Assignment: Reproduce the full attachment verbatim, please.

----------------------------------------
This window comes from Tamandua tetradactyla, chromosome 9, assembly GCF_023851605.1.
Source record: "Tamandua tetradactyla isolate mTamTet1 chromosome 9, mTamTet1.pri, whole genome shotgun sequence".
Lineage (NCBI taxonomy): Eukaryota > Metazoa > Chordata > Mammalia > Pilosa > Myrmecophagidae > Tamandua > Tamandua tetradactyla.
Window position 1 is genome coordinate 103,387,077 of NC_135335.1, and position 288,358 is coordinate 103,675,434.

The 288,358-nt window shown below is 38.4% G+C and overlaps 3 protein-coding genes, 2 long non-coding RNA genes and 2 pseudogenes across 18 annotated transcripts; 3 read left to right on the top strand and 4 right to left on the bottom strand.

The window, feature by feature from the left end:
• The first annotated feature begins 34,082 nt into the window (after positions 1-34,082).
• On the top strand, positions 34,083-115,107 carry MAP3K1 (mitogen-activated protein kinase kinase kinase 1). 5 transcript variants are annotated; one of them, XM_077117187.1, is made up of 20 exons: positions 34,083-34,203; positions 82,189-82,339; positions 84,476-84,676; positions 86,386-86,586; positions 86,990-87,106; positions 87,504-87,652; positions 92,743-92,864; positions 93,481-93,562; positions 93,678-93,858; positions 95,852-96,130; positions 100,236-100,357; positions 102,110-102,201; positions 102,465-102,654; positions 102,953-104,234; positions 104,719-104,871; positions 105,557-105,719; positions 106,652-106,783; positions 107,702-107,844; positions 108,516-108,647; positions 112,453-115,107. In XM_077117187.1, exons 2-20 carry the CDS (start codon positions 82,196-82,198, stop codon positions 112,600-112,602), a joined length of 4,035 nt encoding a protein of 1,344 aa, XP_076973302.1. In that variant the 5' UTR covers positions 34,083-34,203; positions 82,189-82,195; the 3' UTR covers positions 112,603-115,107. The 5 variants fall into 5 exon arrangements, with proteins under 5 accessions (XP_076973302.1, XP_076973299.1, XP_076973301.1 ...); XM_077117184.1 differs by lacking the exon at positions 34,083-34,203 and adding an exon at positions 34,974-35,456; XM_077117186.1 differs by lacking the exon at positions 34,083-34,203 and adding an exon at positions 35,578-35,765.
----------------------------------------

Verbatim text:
This window comes from Tamandua tetradactyla, chromosome 9, assembly GCF_023851605.1.
Source record: "Tamandua tetradactyla isolate mTamTet1 chromosome 9, mTamTet1.pri, whole genome shotgun sequence".
Lineage (NCBI taxonomy): Eukaryota > Metazoa > Chordata > Mammalia > Pilosa > Myrmecophagidae > Tamandua > Tamandua tetradactyla.
Window position 1 is genome coordinate 103,387,077 of NC_135335.1, and position 288,358 is coordinate 103,675,434.

The 288,358-nt window shown below is 38.4% G+C and overlaps 3 protein-coding genes, 2 long non-coding RNA genes and 2 pseudogenes across 18 annotated transcripts; 3 read left to right on the top strand and 4 right to left on the bottom strand.

The window, feature by feature from the left end:
• The first annotated feature begins 34,082 nt into the window (after positions 1-34,082).
• On the top strand, positions 34,083-115,107 carry MAP3K1 (mitogen-activated protein kinase kinase kinase 1). 5 transcript variants are annotated; one of them, XM_077117187.1, is made up of 20 exons: positions 34,083-34,203; positions 82,189-82,339; positions 84,476-84,676; positions 86,386-86,586; positions 86,990-87,106; positions 87,504-87,652; positions 92,743-92,864; positions 93,481-93,562; positions 93,678-93,858; positions 95,852-96,130; positions 100,236-100,357; positions 102,110-102,201; positions 102,465-102,654; positions 102,953-104,234; positions 104,719-104,871; positions 105,557-105,719; positions 106,652-106,783; positions 107,702-107,844; positions 108,516-108,647; positions 112,453-115,107. In XM_077117187.1, exons 2-20 carry the CDS (start codon positions 82,196-82,198, stop codon positions 112,600-112,602), a joined length of 4,035 nt encoding a protein of 1,344 aa, XP_076973302.1. In that variant the 5' UTR covers positions 34,083-34,203; positions 82,189-82,195; the 3' UTR covers positions 112,603-115,107. The 5 variants fall into 5 exon arrangements, with proteins under 5 accessions (XP_076973302.1, XP_076973299.1, XP_076973301.1 ...); XM_077117184.1 differs by lacking the exon at positions 34,083-34,203 and adding an exon at positions 34,974-35,456; XM_077117186.1 differs by lacking the exon at positions 34,083-34,203 and adding an exon at positions 35,578-35,765.